Well, yes, of course. If you work for an at-will employer (and many of us do, at least here in the US), then you can be fired at any time, for pretty much any reason. Bad e-mail etiquette is not a protected exclusion in the eyes of the court.
And the reality is that people have been so fired. Last year, someone named Vicki Walker was famously dismissed for a pattern of sending e-mail in all caps (and, apparently because that wasn't loud enough, for using red text) to co-workers.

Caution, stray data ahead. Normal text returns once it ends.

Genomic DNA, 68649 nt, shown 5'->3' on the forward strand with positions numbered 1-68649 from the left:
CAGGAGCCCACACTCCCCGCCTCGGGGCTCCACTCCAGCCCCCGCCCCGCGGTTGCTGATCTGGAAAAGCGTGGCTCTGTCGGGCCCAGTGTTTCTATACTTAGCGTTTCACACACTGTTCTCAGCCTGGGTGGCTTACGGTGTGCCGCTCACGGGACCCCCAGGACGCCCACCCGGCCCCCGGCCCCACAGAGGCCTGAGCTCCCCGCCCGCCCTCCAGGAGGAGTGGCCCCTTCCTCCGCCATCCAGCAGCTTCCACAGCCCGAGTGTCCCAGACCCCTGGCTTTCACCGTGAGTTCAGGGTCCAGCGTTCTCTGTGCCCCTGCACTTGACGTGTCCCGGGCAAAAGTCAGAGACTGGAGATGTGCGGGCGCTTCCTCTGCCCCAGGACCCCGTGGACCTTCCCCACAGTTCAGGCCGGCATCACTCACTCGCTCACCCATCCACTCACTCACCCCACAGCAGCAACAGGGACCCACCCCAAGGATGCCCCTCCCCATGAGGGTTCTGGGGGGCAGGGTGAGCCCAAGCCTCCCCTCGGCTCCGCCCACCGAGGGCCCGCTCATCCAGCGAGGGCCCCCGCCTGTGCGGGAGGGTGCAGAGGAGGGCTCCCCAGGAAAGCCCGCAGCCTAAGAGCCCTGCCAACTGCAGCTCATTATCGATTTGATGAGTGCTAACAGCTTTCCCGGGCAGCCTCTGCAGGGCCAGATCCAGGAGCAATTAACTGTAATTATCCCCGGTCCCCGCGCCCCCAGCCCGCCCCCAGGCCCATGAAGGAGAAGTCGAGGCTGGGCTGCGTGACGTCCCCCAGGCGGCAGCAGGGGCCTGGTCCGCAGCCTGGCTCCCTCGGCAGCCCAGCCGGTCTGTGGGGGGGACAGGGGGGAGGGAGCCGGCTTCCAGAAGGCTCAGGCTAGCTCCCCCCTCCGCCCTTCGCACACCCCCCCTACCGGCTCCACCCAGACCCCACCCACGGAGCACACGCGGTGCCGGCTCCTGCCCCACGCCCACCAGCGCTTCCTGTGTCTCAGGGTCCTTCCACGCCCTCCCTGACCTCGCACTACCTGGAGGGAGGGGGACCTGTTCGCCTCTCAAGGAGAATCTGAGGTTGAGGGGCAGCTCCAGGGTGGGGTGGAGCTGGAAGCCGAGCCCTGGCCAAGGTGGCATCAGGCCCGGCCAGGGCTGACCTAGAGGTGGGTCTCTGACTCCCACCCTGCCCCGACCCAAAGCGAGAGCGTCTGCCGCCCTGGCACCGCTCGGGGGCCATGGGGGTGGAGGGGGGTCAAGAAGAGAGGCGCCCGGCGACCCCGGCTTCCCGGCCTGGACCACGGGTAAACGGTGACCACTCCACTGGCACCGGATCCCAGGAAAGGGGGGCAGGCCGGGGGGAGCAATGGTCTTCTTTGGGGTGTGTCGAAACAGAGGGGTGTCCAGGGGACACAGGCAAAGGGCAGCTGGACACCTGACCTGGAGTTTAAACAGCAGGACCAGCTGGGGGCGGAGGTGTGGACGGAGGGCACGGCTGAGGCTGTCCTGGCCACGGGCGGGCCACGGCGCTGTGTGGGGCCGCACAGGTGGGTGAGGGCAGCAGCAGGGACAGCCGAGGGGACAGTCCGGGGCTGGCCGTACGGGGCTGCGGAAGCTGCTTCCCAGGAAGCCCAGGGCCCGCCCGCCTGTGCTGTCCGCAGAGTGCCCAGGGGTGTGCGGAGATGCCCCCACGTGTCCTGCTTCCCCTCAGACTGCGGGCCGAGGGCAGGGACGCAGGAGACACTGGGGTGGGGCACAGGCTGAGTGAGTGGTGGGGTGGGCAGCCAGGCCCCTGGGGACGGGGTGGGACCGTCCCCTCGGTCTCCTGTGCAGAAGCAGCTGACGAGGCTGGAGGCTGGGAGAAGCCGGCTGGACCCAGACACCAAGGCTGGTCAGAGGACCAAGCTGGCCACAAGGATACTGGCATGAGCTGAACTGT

Luckily for Vicki, she lived in New Zealand, where she sued her former employer for wrongful termination and won a judgment of $17,000. Would she have won the case in the US? That's hard to say -- "at will" employment policies don't always protect employers as thoroughly as they often hope.
Word to the wise: What made this particular case so ambiguous was the lack of any corporate e-mail policy. Walker had no official guidelines telling her such e-mails were unacceptable, and her manager had no yardstick by which to measure her behavior. And that, as we saw, was a recipe for anger, frustration, dismissal, and lawsuits.